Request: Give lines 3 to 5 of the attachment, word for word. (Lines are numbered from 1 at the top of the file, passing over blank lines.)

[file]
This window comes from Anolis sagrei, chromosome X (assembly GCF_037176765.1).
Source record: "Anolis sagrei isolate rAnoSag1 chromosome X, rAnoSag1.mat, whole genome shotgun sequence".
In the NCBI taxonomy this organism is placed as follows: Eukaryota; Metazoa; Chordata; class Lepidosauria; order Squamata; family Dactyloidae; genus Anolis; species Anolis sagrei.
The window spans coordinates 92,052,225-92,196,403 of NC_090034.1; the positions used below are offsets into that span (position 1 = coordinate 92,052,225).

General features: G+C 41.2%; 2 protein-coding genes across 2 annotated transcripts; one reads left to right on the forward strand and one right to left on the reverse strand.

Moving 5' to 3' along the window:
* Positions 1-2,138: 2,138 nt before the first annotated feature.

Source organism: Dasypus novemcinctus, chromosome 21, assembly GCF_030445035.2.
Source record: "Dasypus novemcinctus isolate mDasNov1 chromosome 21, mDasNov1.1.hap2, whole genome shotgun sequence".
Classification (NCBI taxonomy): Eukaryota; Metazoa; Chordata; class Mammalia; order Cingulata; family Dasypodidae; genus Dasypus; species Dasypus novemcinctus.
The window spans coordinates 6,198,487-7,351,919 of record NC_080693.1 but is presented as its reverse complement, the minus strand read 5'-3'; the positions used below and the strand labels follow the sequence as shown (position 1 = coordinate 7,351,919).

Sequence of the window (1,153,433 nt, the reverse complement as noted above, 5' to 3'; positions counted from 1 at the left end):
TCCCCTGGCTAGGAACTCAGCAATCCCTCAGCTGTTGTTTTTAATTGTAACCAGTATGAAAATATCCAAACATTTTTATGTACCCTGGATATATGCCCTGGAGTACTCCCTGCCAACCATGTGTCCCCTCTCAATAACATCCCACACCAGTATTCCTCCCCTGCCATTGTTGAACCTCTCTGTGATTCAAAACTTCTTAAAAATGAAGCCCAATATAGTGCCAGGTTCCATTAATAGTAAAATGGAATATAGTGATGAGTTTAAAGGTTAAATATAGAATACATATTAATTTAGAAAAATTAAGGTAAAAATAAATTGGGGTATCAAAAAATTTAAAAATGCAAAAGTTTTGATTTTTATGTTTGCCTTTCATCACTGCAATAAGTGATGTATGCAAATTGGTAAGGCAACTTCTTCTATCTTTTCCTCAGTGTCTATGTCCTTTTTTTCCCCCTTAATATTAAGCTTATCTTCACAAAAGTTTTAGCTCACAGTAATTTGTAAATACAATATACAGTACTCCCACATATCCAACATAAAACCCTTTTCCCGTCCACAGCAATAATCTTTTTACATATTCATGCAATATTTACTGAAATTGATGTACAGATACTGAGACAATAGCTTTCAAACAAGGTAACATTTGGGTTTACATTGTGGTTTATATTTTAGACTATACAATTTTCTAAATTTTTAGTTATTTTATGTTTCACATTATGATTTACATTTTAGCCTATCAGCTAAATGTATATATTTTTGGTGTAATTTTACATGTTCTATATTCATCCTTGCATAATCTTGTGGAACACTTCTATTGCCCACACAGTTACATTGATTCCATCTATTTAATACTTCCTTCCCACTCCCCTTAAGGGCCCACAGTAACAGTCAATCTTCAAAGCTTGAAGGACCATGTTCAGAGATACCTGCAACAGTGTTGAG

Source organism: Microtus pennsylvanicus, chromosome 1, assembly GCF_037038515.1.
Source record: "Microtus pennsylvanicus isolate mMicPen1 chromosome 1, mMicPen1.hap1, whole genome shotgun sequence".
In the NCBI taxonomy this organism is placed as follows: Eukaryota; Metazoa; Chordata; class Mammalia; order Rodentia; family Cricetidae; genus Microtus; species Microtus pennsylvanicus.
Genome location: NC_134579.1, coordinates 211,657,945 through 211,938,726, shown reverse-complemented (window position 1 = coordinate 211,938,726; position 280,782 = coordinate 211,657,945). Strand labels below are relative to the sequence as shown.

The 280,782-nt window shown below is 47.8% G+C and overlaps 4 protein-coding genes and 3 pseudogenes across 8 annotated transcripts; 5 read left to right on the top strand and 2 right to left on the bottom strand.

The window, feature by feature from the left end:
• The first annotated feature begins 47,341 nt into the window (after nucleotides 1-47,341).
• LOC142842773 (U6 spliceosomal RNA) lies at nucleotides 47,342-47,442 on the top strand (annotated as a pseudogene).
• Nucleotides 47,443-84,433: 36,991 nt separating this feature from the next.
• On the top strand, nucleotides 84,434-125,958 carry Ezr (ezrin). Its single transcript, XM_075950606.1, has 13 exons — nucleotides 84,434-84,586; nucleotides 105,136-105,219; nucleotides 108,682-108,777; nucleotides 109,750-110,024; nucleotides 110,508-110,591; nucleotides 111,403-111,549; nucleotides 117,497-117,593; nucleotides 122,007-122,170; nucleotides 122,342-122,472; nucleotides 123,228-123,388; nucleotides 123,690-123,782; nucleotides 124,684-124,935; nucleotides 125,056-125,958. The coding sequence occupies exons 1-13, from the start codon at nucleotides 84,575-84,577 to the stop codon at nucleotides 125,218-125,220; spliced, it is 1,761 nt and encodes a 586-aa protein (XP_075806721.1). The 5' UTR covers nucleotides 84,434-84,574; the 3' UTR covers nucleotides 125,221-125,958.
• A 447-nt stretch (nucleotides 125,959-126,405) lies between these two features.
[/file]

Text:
In the NCBI taxonomy this organism is placed as follows: Eukaryota; Metazoa; Chordata; class Lepidosauria; order Squamata; family Dactyloidae; genus Anolis; species Anolis sagrei.
The window spans coordinates 92,052,225-92,196,403 of NC_090034.1; the positions used below are offsets into that span (position 1 = coordinate 92,052,225).

General features: G+C 41.2%; 2 protein-coding genes across 2 annotated transcripts; one reads left to right on the forward strand and one right to left on the reverse strand.